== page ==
Trump Stumps in Montana 19 Days Before Midterms

Bowen Xiao
By Bowen Xiao
October 19, 2018Politicsshare

MISSOULA, Montana—In the President’s first stop as part of a three-day “Western swing” campaign he arrived at Missoula, Montana, to speak at a signature MAGA style rally just 19 days away from the midterm elections.

Trump’s jam-packed schedule this week includes stops at three important battleground states. Aside from the Oct. 18 Montana rally, Trump will stump in Mesa, Arizona, on Oct. 19 and Elko, Nevada, on Oct. 20.

Speaking outdoors to crowd of about 8,000 supporters at the Minuteman aviation hangar, which is just west of the Missoula International Airport terminal, Trump urged supporters to vote for state Auditor Matt Rosendale, who is running against incumbent Democrat Senator Jon Tester, and Rep. Greg Gianforte, who is being challenged by Democrat candidate Kathleen Williams.

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Rep. Greg Gianforte (R-Mont.) and President Donald Trump at a Make America Great Again rally in Missoula, Montana, on Oct. 18, 2018. (Charlotte Cuthbertson/The Epoch Times)

Opening with a slew of positive economic wins such as the unemployment level falling to its lowest in 50 years, Trump also acknowledged Montanans for voting for him in the 2016 president election, where he beat candidate Hillary Clinton by about 20 percentage points, according to voting data.

He hopes to capture momentum from voters to get enough Republicans elected to maintain the majorities in the Senate and the House—currently Republicans have a slim advantage in both.

“Here in Montana, household incomes have reached an all time high… we watch Montana, we watch your miners, your loggers. And two years ago you watched over me because we won this state by a lot,” Trump said.

Missoula is a blue stronghold in a red state. It has a population of around 73,340 as estimated by the United States Census Bureau in 2017—the second largest city in Montana, after Billings. When looking at the bigger picture, the Missoula Metropolitan Area sits at around 117,400 in total.

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President Donald Trump at a Make America Great Again rally in Missoula, Montana, on Oct. 18, 2018. (Charlotte Cuthbertson/The Epoch Times)

Trump strayed away from the teleprompter, like he often does at his rallies, commenting on subjects such as the approaching Honduran migrant caravan, his 2020 election, and Democrat senator Elizabeth Warren.

“I just want to thank the Mexican government because they are going to stop it before it ever gets to Mexico,” Trump said, referring to the migrant caravan. “I will send the military to defend the border if necessary, all because of the immigrant onslaught brought by the Democrats.”

As he lamented about Democrat policies he said are increasingly shifting far-left, he touched upon his 2020 re-election run, “Eight years, it’s going to be fine. That’s all the time we need to make America great again.”

Trump described Warren, who recently released her DNA tests revealing she was between 1/64 to 1/1024—or 0.09 percent Native American, as a “phony.”

“She has so little Indian,” he said. Cherokee Nation—the largest federally recognized tribal nation in the United States and one of two tribes Warren claims to be descended from—rejected the results.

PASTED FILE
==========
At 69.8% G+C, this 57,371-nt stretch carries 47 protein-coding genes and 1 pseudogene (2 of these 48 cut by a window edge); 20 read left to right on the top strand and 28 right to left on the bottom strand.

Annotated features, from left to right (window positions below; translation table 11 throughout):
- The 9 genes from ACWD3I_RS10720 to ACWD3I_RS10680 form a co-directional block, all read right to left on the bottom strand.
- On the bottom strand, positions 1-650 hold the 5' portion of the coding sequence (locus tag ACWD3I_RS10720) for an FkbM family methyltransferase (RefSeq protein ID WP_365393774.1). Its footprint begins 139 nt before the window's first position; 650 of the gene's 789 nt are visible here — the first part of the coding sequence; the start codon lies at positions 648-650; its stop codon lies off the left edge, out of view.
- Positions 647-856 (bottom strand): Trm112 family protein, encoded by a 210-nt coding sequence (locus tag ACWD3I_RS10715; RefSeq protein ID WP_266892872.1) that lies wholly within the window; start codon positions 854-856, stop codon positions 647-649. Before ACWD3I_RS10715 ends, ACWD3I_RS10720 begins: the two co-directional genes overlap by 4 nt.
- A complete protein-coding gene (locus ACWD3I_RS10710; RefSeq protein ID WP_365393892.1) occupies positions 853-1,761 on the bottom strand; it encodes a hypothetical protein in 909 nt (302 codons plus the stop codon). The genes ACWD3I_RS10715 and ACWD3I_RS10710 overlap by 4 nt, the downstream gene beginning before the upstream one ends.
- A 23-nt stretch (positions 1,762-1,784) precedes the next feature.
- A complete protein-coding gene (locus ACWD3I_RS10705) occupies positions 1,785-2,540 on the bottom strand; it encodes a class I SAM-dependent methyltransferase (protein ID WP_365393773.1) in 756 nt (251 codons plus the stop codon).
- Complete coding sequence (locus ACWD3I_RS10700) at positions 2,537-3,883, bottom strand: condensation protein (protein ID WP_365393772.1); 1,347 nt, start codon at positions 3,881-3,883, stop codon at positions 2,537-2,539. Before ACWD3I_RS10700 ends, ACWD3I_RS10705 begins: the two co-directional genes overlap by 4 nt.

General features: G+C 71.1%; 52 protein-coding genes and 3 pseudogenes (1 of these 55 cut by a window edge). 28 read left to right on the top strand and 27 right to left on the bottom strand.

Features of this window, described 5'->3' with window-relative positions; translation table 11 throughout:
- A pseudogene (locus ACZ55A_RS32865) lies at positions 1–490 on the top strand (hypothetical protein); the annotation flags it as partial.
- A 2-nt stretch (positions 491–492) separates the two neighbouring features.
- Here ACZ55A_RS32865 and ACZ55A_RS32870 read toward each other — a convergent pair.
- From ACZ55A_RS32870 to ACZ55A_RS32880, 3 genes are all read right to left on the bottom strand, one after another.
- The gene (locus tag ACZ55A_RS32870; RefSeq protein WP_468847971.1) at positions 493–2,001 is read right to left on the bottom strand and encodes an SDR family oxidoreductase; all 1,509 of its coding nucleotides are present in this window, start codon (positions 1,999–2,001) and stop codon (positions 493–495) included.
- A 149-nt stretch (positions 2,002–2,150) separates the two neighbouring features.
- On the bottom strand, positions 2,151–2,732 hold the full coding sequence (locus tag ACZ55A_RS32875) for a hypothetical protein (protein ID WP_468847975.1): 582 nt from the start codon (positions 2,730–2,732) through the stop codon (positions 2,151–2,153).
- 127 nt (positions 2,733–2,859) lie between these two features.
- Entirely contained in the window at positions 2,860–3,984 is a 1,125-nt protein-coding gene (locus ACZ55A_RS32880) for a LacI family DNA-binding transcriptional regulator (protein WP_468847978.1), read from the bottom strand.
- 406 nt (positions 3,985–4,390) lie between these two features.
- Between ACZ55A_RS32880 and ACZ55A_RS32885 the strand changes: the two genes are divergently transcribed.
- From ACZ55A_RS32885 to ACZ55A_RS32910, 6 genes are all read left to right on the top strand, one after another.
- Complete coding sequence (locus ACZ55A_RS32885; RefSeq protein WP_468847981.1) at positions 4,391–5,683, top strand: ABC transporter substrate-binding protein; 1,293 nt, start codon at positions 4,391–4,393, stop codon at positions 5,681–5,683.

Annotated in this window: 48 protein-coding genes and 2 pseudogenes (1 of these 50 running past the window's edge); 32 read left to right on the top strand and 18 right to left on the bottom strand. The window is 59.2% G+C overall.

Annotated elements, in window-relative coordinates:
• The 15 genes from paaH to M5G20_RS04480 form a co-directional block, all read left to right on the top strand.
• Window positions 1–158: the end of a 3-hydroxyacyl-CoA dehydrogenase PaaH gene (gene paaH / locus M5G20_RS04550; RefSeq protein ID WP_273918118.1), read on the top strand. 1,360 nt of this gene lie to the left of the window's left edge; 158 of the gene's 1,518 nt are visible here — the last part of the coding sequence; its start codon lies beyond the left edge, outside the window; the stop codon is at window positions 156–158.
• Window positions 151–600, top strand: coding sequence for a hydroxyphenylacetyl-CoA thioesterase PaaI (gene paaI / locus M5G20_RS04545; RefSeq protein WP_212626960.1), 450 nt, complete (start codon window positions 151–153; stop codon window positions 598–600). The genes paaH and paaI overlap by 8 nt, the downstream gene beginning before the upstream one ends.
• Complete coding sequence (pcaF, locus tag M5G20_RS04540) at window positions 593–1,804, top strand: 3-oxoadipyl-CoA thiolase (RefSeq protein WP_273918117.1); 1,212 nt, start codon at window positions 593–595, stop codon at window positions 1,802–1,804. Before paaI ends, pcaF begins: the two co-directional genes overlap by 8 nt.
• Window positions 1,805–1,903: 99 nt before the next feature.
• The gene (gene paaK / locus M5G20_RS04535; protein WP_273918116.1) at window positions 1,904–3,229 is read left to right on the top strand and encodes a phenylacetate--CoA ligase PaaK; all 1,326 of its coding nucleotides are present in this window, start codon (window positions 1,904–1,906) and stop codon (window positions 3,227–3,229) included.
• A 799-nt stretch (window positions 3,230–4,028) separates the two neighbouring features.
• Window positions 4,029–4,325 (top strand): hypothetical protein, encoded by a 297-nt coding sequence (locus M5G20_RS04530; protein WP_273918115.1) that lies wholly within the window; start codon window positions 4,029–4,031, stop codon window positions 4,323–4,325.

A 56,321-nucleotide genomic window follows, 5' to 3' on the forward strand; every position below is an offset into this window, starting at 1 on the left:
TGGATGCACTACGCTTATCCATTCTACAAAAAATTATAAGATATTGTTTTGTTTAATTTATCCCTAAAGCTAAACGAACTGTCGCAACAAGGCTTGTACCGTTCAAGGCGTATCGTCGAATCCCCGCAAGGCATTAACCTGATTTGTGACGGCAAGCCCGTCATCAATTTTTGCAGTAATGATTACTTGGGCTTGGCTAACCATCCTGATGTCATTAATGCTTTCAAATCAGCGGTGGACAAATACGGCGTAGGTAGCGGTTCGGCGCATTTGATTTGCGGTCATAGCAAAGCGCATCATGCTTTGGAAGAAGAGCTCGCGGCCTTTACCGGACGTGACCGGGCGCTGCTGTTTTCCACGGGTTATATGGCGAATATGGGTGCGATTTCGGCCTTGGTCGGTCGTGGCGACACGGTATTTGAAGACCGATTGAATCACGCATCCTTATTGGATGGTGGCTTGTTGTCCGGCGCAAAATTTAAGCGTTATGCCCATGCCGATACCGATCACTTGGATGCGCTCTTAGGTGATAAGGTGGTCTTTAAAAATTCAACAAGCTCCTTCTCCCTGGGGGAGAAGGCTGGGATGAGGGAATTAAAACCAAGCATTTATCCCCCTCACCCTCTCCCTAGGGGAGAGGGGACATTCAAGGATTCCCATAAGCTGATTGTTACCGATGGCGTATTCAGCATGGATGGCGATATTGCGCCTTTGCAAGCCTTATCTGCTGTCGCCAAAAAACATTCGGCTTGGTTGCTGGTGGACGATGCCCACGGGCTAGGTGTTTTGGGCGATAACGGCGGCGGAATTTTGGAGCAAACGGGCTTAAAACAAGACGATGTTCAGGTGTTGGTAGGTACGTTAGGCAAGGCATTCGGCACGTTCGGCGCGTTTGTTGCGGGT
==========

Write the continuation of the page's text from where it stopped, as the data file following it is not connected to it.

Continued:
He also described his own platform as not Republican or conservative but as “common sense.”

“The Democratic party has come so far left its become radical resistance. But we fight like nobody ever fought before,” he said.

When commenting on Rosendale, Trump said he has a lot of respect for him. As Rosendale spoke to the crowd, he urged Republicans that if they want to keep the country as it is now, they must get out and vote.

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President Donald Trump and Montana GOP Senate candidate Matt Rosendale at a Make America Great Again rally in Missoula, Montana, on Oct. 18, 2018. (Charlotte Cuthbertson/The Epoch Times)

Rosendale commented on his conservative policy positions such as healthcare and support for the Second Amendment.

“I will never give up on repealing and replacing Obamacare. We must have healthcare that we can actually afford, and I will make sure to always protect those with pre-existing conditions,” Rosendale told the crowd.

“Remember when Jon Tester talks about supporting the Second Amendment? He voted for liberal justices who will take your guns away,” he said.

Tester has a D rating from the NRA, while Rosendale has an A rating, which the state auditor touted at the rally.

In the meantime, Trump described Gianforte as one of the most respected representatives in Congress and a “tough cookie.” In response, Gianforte thanked Trump for giving Montanas “hope again” after he was invited on stage briefly.

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President Donald Trump at a Make America Great Again rally in Missoula, Montana, on Oct. 18, 2018. (Charlotte Cuthbertson/The Epoch Times)

Trump also used the Democrat’s “obstruction” tactics during the confirmation hearings of Justice Brett Kavanaugh as a rallying cry for Republicans to get out and vote.

“What they did to Kavanaugh and his family was a national disgrace,” he said. “Come election day the American people will remember Kavanaugh … because it was a shameful act.”

According to a recent poll from RealClearPolitics, Tester was ahead in the race by 3 percentage points over Rosendale. Meanwhile, Gianforte was leading in the polls by 9 percentage points over Williams.

From The Epoch Times

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